Brain Dopamine Receptors in Schizophrenia and Tardive Dyskinesia

  • P. Seeman
Part of the Psychopharmacology Supplementum book series (PSYCHOPHARM, volume 2)

Abstract

Brain dopamine receptors (type D2) mediate the psychomotor effects of dopamine. The D2 dopamine receptor can exist in either a high-affinity state for dopamine (nanomolar dissociation constant) or in a low-affinity state (micromolar dissociation constant). Both states of the receptor, however, have high affinity for neuroleptics (60 pM for spiperone). The postsynaptic receptor probably operates mainly in the D 2 low state. The presynaptic dopamine receptor, and also the dopamine receptors in the pituitary gland and the area postrema, probably function in the D 2 high state. The density of brain D2 dopamine receptors is elevated in schizophrenia. The control densities were 10.5 pmol per g tissue. Half of the schizophrenic tissues (putamen, caudate nucleus, and nucleus accumbens) revealed densities of about 11.9 pmol per g, while the other half of the tissues revealed a density mode of 23.8 pmol per g. The bimodal distribution may support the concept of two types of schizophrenia. Future work must decide which group has more tardive dyskinesia.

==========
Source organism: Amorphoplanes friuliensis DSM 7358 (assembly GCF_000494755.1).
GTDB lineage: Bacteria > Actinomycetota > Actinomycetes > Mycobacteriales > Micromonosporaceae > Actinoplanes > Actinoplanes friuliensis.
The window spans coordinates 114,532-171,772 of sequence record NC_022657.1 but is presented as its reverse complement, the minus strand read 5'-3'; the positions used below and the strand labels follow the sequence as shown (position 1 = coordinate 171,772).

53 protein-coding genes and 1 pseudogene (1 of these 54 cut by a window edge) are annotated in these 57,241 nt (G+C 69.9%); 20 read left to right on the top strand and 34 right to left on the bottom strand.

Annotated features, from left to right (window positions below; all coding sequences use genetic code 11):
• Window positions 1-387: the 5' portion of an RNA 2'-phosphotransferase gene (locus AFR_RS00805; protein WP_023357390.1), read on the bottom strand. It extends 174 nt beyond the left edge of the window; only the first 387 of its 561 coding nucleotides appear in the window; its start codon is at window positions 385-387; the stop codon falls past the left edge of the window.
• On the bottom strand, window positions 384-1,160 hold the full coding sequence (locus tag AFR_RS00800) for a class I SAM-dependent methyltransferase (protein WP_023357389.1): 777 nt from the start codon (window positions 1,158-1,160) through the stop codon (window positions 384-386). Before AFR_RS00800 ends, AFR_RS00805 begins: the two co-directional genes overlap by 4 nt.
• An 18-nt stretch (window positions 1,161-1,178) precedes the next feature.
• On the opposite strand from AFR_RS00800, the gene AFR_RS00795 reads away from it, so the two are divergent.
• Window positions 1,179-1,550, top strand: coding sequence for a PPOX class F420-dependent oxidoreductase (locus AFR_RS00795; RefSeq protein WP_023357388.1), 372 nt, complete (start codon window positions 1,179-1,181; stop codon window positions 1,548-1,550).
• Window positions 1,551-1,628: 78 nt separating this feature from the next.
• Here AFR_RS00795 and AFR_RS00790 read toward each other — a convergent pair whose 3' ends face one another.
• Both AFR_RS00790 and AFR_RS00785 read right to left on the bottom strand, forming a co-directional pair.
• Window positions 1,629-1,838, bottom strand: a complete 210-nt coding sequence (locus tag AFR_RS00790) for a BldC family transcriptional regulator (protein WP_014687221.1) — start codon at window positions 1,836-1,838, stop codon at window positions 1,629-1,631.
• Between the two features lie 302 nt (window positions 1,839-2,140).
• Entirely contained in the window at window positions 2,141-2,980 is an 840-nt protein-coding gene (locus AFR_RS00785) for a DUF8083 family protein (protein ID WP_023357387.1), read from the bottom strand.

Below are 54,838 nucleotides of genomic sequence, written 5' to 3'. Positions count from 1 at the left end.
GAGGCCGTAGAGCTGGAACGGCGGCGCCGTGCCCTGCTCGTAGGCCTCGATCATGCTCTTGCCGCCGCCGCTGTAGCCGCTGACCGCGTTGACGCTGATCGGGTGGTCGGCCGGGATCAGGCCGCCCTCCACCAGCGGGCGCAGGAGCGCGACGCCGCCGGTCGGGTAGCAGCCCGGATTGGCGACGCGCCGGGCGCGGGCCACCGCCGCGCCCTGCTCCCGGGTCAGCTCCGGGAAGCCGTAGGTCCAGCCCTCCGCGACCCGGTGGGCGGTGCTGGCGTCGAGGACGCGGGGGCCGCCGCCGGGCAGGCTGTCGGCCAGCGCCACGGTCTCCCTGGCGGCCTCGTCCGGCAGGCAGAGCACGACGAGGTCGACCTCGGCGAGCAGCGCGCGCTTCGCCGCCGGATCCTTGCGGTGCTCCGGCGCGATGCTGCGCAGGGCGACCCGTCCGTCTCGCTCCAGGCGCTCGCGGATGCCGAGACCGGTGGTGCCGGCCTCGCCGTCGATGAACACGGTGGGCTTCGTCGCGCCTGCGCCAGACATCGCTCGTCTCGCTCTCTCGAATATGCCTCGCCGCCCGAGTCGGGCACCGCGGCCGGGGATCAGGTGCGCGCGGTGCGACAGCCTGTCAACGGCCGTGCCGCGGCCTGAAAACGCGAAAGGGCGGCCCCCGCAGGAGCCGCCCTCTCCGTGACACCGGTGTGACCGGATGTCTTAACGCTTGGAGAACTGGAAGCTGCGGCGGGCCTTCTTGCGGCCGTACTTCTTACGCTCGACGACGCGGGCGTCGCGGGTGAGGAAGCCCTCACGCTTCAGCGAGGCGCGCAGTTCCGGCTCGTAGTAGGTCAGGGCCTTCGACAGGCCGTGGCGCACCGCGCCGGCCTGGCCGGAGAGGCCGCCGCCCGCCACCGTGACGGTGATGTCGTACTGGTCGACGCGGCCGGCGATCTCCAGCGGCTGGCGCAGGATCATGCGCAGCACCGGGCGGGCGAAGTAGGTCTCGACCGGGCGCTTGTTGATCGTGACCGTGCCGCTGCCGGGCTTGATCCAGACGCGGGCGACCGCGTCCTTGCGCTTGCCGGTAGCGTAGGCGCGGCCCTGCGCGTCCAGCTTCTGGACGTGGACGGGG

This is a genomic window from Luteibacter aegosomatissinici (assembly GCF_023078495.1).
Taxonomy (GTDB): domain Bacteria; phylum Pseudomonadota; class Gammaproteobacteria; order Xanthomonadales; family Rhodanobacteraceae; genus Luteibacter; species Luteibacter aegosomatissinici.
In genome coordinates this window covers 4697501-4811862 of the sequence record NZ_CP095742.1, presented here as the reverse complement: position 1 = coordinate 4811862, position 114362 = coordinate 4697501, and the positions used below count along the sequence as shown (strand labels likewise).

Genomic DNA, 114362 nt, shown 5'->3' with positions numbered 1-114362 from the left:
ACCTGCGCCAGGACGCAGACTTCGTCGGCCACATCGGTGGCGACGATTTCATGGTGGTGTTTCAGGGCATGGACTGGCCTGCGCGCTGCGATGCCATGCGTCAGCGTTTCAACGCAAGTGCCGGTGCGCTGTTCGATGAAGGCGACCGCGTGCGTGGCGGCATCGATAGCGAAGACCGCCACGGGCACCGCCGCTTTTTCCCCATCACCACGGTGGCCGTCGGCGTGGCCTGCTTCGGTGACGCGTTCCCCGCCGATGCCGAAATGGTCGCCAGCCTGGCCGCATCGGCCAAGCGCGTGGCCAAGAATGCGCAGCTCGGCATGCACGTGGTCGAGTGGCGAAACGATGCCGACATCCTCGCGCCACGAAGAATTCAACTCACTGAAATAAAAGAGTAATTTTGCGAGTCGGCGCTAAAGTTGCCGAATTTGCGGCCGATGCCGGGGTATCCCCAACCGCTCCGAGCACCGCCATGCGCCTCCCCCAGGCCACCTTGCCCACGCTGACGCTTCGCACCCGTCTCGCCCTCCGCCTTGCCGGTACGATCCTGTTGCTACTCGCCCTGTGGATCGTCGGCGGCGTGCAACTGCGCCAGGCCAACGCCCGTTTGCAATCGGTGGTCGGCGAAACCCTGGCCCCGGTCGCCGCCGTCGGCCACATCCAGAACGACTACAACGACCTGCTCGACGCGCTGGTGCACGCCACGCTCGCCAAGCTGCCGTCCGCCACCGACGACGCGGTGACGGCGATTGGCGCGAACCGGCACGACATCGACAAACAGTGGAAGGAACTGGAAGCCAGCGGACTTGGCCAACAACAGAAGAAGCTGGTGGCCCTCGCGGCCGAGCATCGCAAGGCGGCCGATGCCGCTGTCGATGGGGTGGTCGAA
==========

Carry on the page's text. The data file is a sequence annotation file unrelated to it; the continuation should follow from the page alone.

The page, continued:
Keywords

Magnesium Dopamine Adenoma Schizophrenia Acetylcholine 

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Copyright information

© Springer-Verlag Berlin Heidelberg 1985

Authors and Affiliations

  • P. Seeman
    • 1
  1. 1.Department of PharmacologyUniversity of TorontoTorontoCanada

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